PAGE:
Maryland Governor Martin O’Malley used the occasion of the HTUF 2011 National Conference & Expo, held in Baltimore, MD, earlier this week, to announce the two new programs to further efforts to promote the use of hybrid and electric heavy vehicles and buses.
HTUF (Hybrid, Electric and High Efficiency Truck Users Forum) is a national, multi-year, user-driven program to speed the commercialization of medium and heavy duty hybrid and high-efficiency technologies.
One program is the Electric Truck Voucher. Through the Maryland Energy Administration and Maryland Department of Transportation, it is a pilot program that offers a $20,000 voucher to purchase a commercial, 100-percent electric, zero-emission heavy vehicle.
“This initiative will lower the cost of choosing clean electric trucks over diesel vehicles, providing drivers and fleets with a quicker return on their green investments, significantly reducing greenhouse gas emissions and the need for fossil fuels,” O’Malley said.
The voucher applies to electric trucks purchased and titled in the State of Maryland, with a gross vehicle weight of more than 10,000 pounds.
O’Malley also announced the state’s newest - the third - diesel emission reduction project: The Maryland Idle Reduction Grant Program.
This program “will provide financial assistance to cover the cost of equipment and installation for on-board idle reduction technologies,” said the governor. “These technologies include: auxiliary power units, fuel operated heaters, automatic stop-start systems, electric truck refrigeration units, as well as several others.
“Vouchers will be used to reduce half of the installed equipment costs, up to a maximum of $4,000 per on-highway Class 6 to Class 8 truck registered in Maryland, and go to the dealer through the reimbursement process, as to minimize the up-front cost to the truck owner.”
The Maryland Idle Reduction Grant Program is a federally funded public-private partnership led by the Maryland Energy Administration, the Department of Environment and the Maryland Motor Truck Association.
O’Malley noted that the State of Maryland has been doing a lot to promote hybrid and electric heavy vehicles. Among its initiatives:
- Participation in the Mid-Atlantic Dray Truck Replacement Program. Supported by a $3.3 million grant from the U.S. EPA, it offers qualified applicants a $20,000 down payment towards the purchase of trucks that meet more stringent emissions standards.
“Based on similar clean truck programs that are sweeping the country, we believe the Dray Truck program will remove some of the oldest, dirtiest trucks from the fleets that serve the Ports of Baltimore, Virginia, Philadelphia and Wilmington,” he said.
- Participation in the Metropolitan Washington Anti-idling and Driver Recognition Program. Managed by the Metropolitan Washington Council of Governments and developed using federal funds, the initiative coordinates multi-state efforts to increase awareness of the economic and environmental benefits of diesel idle reduction.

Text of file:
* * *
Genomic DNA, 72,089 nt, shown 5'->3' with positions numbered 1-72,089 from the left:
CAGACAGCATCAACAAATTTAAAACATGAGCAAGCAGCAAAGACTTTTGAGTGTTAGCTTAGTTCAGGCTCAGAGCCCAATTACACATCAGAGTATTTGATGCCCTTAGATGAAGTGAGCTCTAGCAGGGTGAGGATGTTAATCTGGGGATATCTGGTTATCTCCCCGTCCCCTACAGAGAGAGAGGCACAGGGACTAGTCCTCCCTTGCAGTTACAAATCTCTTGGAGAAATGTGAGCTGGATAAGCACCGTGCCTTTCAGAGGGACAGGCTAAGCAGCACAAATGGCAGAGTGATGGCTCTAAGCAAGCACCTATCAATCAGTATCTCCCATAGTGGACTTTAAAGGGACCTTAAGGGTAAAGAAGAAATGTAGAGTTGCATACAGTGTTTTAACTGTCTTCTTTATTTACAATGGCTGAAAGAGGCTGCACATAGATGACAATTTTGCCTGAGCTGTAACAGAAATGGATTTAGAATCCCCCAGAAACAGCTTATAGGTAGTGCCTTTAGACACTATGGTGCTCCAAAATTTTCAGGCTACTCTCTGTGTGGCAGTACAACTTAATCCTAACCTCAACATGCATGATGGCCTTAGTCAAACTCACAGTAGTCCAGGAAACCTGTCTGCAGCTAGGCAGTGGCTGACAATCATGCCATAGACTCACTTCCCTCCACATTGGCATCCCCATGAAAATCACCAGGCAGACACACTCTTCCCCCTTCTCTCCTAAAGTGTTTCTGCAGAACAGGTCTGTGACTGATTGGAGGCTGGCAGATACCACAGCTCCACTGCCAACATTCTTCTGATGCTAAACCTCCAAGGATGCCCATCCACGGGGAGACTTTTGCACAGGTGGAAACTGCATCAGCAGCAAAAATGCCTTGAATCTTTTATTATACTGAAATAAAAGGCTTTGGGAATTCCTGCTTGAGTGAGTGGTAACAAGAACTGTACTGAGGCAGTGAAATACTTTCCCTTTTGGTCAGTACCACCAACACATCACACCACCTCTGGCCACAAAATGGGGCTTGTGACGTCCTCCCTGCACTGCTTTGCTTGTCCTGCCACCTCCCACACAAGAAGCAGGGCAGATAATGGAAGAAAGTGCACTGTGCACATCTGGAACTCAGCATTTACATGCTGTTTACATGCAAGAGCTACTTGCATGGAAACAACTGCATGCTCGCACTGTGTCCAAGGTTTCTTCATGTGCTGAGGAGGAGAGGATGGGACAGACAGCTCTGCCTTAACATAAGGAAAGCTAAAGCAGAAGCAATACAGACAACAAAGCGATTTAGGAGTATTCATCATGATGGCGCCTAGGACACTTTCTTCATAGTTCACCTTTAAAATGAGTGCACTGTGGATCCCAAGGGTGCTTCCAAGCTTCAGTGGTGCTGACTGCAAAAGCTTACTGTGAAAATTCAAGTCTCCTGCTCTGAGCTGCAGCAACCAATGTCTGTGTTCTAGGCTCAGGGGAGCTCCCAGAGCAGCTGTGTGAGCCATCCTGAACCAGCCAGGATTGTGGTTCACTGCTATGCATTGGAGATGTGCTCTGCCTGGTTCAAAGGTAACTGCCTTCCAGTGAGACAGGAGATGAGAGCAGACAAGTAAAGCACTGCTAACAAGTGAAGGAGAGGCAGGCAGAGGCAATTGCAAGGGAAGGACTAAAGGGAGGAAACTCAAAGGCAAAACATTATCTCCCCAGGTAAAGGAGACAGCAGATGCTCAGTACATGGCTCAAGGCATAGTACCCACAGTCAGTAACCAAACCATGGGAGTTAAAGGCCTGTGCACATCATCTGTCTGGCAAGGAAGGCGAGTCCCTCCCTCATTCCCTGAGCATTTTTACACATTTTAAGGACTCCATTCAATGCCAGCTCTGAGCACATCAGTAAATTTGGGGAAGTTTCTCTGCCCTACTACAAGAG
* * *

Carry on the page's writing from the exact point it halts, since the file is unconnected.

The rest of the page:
- The Maryland Hybrid Truck Goods Movement Initiative. Funded through President Obama’s American Recovery and Reinvestment Act, the program aims to curb emissions, reduce petroleum consumption and provide enhanced economic benefit in the movement of local goods.
“This is another public-private partnership between the Maryland Energy Administration, Maryland Clean Cities and several private fleets companies - like Aramark, Efficiency Enterprises, Nestle Waters of North America, the Sysco Corporation and UPS,” said O’Malley. “All told, the initiative will form the largest collaborative hybrid truck project in the nation, and serve as a model for similar projects around the country.”
- Deployment of hybrid buses through the Maryland Transit Administration (MTA), which currently operates 193 hybrid local buses and is expecting 57 more in the next 5 months.
“With these new buses, the size of MTA’s hybrid fleet will increase to 250 buses, which will represent 35 percent of the active fleet,” he pointed out.
“In addition, over the last year, the MTA has increased the number of its diesel electric hybrid buses to 42.
“We’ve found the advantages of a hybrid fleet to be significant,” the governor went on.
“With the current diesel fleet, major road calls occur once about every 5,700 miles. With the hybrid fleet, they occur once about every 18,500.
“Hybrid fuel mileage is 20 percent higher, brake life is 25 percent longer and the buses are found to be 50 percent quieter than diesels. For these reasons, our Maryland Transit Administration expects to operate a fully hybrid fleet by 2018.”